I was seven years old in 1943 when Oklahoma took center stage on Broadway. Daily the radio aired its rousing song “All or Nothing.” I quickly memorized the lyrics and belted them out to the chickens on the farm where we’d moved the previous year.
That song became a life force within me. I’d have all or nothing. I’d do all or nothing. I’d throw myself into life all the way or not at all.
I soon discovered the perils of being immoderate. I was seven then; I’m seventy-five now. Throughout those intervening years, catapulting myself into every new adventure often proved tiring. You’d think I’d have learned by now how to pace myself.
Yet still I struggle.
I began to blog in late May. Then in late July I discovered the joy of reading the blogs others posted. Once again—all or nothing. With great anticipation I daily read one blog after another and commented—at length—on all of them. One hour in July. Two in August. By October, three hours a day. Then one hour or more spent responding to the comments on my own blog.
Soon each day was a race to write my own postings, respond to comments, read the blogs of others, and comment on them. I needed to fit all that around the medical therapy I’d been during since mid-April. It took nearly three hours out of my day three times a week.
Noah, Elisa, Laz, and I in our home in Stillwater.
Besides that, I was also trying to fit into the day the activities that give me abiding pleasure: doing my morning pages as described in The Artist’s Way; completing exercises for brain training by branching my dendrites; walking; reading mysteries; moving within the peace of Tai Chi Chih; completing a novel about first-century Palestine; enjoying the antics of the three cats with whom I live; meditating; cooking; going on an occasional outing with friends; reading, editing, and copyediting manuscripts for clients.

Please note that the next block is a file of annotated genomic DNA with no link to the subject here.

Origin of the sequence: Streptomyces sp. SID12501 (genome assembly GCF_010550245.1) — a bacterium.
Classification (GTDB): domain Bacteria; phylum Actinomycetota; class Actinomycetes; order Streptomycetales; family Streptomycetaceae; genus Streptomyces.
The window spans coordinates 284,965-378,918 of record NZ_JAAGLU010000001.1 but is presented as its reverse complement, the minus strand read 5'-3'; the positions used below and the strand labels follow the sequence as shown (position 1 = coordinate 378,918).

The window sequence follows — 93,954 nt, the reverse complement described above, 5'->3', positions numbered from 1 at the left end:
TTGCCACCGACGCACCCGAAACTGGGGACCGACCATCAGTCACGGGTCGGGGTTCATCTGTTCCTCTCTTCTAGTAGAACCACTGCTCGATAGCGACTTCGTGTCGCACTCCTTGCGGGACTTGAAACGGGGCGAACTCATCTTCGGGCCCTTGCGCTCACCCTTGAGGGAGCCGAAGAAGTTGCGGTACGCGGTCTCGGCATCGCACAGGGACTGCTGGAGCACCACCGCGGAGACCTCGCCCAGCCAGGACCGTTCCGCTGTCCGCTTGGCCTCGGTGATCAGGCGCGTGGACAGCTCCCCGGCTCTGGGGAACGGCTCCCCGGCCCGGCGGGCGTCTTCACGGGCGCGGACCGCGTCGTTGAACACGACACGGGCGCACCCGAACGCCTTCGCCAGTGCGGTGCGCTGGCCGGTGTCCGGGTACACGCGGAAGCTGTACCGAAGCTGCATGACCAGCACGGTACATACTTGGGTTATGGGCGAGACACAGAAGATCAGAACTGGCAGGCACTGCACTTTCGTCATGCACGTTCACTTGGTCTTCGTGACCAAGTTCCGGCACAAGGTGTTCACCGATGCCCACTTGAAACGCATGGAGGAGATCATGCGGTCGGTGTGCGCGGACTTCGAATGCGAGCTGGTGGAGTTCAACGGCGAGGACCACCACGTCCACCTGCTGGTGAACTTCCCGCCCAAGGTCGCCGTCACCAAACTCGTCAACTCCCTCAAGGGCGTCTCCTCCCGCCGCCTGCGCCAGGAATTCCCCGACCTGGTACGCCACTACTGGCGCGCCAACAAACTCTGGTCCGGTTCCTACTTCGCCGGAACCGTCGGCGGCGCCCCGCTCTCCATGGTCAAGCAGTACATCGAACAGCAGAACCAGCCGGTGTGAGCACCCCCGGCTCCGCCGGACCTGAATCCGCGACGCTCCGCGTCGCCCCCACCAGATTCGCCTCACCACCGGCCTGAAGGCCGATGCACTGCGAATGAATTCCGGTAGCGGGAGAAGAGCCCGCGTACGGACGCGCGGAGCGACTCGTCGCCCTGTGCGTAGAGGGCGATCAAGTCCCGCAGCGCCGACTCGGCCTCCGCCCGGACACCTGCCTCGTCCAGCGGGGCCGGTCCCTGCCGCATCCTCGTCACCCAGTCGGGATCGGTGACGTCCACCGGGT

Yet blogs entranced me. Some made me laugh; others made me think; all of them introduced me to new friends. Soon, blogging began to cunningly nudge aside the other activities I longed to do each day.
By mid-October I became desperate for space. I’d been working since late August on an editing project to earn discretionary money to supplement my social security. The week leading up to October 22 was crunch time.
About mid-month, I also began to experience worrisome side effects from the therapy. Moreover, I was trying to learn how to publish a Kindle e-book and how to become an Amazon bookseller so that I might sell the 670 copies I have of A Cat’s Life: Dulcy’s Story.
Something had to give.
So I took a two-week hiatus from the world of blogging. During the first week, I completed the project I’d been working on for the Minnesota client. During the second week I saw four movies—The Adjustment Bureau, Contagion, Harry Potter and the Deathly Hallows Part 2, and The Ides of March. I read. I slept. I meditated.
Friends who have known me for decades say that I wouldn’t recognize Moderate if I saw her in a police lineup. The whole idea of being moderate eludes me. When will I meet her and say, “Oh, I know you. You’re the one who keeps me from jumping off into space”?
That’s the problem you see. I think that jumping off into space is an adventure. Being immoderate has so often been fun.
But the stress of it may have exacerbated my Meniere’s. Moreover, being immoderate often riddles my mind with indecision.
What to do? What to do?
For now, I’ve decided to have a life. What that will mean for blogging is that I’m going to give my reading and commenting just one and a half hours a day. No more.